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Anything in Return, the third album by Toro Y Moi, is a collection of electropop songs built from an amalgam of diverse elements; house, R&B, and even funk come to mind when listening. The record seems clearly to be striving for an air of nostalgic sensuality, which it successfully borrows from the 80s. Its most defining qualities are its smooth production, frequent vocal sampling, and a reliance on dreamy, layered synthesizers to create a foundation upon which singer/songwriter/producer Chaz Bundick’s high pitched vocals are balanced.
At its best, the album achieves a sort of dorkish seductiveness that is both charming and genuine. You can almost imagine a four-eyed, turtlenecked Bundick serenading you from a keyboard covered in rose petals. At its worst however, Anything in Return comes off as heavy-handed, with awkwardly misplacing vocal samples and meandering synth solos. Luckily, it retains more good than bad.
In general, the saving grace of the album – its most consistently satisfying quality – is its ability to use the lushness of its tones and unexpected structural shifts to sweep the listener away without relying on consistent pop song structure. This is exemplified best in the single “So Many Details,” where the beat cuts out suddenly about a minute and a half in after developing steady progress, and leaves only a bass line, warbly synth hook, and washed out vocal cut behind. It’s just really refreshing and catchy as hell.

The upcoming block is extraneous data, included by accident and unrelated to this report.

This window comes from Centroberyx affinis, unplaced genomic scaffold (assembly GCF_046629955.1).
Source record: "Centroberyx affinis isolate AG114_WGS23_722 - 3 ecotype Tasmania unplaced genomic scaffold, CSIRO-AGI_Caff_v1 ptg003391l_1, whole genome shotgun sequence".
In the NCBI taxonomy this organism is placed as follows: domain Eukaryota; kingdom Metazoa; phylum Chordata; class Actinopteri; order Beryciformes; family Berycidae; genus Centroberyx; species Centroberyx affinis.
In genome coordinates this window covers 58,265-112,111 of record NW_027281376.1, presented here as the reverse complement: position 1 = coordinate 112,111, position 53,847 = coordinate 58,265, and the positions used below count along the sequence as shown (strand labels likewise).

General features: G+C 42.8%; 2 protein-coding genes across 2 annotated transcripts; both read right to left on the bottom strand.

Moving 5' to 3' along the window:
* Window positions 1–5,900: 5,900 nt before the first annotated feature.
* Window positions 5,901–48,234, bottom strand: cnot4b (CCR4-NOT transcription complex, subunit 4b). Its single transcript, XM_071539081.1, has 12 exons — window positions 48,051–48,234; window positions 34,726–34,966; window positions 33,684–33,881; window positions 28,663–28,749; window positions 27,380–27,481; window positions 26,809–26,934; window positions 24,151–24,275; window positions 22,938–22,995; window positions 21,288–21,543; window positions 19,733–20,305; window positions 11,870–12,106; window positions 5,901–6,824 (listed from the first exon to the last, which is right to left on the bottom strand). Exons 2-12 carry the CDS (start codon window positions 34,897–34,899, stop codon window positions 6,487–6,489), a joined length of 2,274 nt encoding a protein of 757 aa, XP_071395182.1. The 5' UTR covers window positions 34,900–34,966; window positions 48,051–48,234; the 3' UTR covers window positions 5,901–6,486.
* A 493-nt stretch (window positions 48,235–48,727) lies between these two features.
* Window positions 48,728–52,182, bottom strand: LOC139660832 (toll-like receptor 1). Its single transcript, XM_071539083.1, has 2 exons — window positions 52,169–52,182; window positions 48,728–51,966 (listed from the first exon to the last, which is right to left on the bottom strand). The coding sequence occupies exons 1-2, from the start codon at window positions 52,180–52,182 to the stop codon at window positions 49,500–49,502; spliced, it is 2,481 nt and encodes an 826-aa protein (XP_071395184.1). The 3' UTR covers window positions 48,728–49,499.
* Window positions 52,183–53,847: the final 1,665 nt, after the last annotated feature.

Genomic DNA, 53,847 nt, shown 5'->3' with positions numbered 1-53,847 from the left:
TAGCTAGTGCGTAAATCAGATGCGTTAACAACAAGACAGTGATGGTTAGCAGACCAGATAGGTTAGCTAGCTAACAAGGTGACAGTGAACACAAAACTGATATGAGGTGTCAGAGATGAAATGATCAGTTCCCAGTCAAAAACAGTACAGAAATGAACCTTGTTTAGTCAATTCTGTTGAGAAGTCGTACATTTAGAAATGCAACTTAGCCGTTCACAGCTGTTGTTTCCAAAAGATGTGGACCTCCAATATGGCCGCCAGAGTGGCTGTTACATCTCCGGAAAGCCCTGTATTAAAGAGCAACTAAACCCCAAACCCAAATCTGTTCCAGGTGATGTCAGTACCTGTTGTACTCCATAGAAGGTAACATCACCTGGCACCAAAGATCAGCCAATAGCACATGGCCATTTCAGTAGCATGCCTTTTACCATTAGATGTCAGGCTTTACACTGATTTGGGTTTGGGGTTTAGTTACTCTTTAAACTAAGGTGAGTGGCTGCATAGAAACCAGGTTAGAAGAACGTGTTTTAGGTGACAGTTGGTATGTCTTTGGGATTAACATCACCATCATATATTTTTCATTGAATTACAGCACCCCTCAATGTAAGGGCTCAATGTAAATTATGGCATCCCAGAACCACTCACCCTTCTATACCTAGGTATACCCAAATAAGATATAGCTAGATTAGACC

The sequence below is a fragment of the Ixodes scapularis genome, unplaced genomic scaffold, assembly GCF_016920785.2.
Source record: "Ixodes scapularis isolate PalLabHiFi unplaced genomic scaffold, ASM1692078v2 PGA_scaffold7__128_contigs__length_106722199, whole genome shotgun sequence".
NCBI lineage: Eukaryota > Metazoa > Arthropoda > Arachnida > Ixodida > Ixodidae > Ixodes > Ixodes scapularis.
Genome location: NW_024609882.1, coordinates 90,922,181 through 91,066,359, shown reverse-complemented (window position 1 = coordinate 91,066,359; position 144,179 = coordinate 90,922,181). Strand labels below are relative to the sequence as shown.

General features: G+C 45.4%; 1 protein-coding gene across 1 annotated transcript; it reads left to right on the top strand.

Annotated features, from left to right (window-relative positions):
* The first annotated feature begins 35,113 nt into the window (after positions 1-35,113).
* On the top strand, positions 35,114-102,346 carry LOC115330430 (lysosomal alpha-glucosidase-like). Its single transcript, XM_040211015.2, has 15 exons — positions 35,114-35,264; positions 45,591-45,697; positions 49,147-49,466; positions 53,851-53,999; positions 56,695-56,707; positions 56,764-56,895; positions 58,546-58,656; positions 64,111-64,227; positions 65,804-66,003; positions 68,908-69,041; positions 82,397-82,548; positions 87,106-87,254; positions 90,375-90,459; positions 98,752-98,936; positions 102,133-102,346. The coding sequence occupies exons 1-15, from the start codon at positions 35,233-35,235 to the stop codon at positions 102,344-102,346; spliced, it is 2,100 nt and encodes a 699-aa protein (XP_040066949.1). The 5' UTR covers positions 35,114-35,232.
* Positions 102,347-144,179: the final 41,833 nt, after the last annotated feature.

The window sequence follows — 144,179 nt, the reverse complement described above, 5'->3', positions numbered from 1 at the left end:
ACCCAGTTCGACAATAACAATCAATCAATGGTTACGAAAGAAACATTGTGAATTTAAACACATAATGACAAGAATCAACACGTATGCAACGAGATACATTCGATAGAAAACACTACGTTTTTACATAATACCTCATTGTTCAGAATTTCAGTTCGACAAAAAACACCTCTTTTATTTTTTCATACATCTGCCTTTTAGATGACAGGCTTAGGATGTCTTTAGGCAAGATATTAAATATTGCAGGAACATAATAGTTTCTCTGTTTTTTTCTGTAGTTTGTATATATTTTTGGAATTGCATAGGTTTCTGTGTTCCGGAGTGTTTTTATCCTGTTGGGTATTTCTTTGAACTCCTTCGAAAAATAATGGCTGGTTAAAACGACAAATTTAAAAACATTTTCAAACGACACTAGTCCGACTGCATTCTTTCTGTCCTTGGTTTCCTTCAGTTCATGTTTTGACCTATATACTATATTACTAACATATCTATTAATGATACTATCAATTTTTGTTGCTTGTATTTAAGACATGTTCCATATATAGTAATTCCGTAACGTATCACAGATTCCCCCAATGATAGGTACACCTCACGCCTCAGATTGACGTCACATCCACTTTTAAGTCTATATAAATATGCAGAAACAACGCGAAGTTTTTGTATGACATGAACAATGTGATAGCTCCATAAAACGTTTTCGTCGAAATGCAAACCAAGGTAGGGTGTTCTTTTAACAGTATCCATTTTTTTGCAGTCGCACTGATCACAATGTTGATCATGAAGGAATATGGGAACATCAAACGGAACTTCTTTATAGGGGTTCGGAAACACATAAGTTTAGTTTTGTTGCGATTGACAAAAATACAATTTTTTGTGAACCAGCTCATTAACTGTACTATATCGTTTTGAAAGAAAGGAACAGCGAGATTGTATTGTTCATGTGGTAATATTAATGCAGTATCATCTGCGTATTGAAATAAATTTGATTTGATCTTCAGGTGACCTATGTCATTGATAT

If Bundick had stuck to a traditional verse/chorus/verse form for the entire album, it would have lost the great diversity and progression that keep it fresh to the ear. On the few songs that do have a basic pop structure, Bundick employs extended instrumental breaks like a thread to string the many hooks together.
One of the more interesting, and perhaps controversial, choices that were made in the production of this record is the mixing up of the vocals in relation to the instrumentation. It would be inaccurate to say that lyrics are the primary driving force of any of these songs, except for maybe on “Cake” – it’s more of a dance-to than sing-along-with sort of jam. The lyrics touch upon vague references to love and relationships (i.e.: “I’m alright/she’s alright,” “she knows I’mma be her boy forever”) and are repeated frequently, bobbing in and out of the forefront of the tracks.
In the case of a record like this, which is so dependent on its dreamy production, the obvious choice to make would have been to subtly implant the vocals into the mix so that they wouldn’t call too much attention to themselves and to add to the layered web of sounds that gives it its smoothness. The opposite approach was taken here though, and while the confidence that Bundick’s vocals exhibit is appreciated, what ensues is that the record debates with itself about whether it wants to be about R&B style crooning or synth induced hallucinations. Ultimately, this isn’t a problem strictly speaking because it lends itself to a greater variety of appeal.